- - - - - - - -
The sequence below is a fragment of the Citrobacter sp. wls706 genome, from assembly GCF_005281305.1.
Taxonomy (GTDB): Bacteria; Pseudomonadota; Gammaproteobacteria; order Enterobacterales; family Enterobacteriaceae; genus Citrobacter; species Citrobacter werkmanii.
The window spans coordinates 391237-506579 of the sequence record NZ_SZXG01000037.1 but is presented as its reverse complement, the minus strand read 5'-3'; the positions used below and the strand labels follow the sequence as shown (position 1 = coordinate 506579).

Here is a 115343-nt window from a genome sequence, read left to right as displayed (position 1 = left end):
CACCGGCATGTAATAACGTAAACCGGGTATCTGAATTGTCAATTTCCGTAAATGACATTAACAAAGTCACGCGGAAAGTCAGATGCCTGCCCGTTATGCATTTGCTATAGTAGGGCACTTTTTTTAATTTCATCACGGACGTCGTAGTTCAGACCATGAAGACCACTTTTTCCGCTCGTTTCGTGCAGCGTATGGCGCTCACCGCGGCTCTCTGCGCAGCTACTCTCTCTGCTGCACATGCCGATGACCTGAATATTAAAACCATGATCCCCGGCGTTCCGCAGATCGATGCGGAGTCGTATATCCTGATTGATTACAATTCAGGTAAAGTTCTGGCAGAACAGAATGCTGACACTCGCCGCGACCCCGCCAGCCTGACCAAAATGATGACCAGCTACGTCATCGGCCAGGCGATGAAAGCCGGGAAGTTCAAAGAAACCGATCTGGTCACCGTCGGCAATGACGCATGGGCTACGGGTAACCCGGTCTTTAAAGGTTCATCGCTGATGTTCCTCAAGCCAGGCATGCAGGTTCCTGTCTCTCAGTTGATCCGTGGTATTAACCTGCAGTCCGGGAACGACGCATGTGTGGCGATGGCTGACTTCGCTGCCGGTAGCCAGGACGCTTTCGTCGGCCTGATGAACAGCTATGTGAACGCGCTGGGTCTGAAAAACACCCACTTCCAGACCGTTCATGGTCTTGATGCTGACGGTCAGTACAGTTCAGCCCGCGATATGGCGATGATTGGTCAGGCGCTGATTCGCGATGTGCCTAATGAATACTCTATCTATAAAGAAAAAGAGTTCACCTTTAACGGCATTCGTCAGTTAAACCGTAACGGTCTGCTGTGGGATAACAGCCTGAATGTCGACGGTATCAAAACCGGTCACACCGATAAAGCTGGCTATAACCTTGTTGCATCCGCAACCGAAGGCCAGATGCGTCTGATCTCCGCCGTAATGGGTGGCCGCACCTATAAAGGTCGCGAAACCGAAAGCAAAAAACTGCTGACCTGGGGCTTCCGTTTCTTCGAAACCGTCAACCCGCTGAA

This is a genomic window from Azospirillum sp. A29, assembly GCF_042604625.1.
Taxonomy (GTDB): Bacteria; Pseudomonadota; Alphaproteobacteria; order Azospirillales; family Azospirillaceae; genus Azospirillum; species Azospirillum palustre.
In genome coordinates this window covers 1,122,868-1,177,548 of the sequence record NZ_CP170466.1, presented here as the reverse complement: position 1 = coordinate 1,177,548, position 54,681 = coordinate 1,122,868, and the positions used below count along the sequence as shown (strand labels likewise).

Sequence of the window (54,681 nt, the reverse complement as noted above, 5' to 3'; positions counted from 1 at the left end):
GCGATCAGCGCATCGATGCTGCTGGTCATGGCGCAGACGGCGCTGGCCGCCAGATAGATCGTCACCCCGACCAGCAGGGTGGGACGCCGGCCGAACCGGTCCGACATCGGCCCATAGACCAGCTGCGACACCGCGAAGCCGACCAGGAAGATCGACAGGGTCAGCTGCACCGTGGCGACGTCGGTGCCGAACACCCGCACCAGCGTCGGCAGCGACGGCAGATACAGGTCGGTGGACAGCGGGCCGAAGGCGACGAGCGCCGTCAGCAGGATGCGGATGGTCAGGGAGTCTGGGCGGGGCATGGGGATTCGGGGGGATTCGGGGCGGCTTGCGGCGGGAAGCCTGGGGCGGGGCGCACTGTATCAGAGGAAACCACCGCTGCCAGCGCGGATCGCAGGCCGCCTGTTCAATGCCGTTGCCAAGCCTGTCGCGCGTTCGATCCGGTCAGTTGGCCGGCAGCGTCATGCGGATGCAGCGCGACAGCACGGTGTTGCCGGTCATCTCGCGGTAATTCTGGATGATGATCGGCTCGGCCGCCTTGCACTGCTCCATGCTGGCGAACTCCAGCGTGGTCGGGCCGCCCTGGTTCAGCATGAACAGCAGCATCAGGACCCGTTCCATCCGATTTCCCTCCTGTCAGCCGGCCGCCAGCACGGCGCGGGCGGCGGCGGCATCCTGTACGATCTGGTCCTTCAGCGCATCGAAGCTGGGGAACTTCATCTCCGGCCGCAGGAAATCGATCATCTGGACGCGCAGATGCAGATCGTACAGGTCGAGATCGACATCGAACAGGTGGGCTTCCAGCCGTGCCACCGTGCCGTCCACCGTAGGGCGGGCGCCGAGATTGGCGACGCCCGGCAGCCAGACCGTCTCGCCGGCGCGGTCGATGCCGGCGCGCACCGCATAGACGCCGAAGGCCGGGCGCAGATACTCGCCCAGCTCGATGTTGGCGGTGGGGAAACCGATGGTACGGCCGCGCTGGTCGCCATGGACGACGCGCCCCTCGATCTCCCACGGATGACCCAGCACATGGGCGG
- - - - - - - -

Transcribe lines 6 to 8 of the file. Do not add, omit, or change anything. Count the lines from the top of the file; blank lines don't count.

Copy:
This is a genomic window from Azospirillum sp. A29, assembly GCF_042604625.1.
Taxonomy (GTDB): Bacteria; Pseudomonadota; Alphaproteobacteria; order Azospirillales; family Azospirillaceae; genus Azospirillum; species Azospirillum palustre.
In genome coordinates this window covers 1,122,868-1,177,548 of the sequence record NZ_CP170466.1, presented here as the reverse complement: position 1 = coordinate 1,177,548, position 54,681 = coordinate 1,122,868, and the positions used below count along the sequence as shown (strand labels likewise).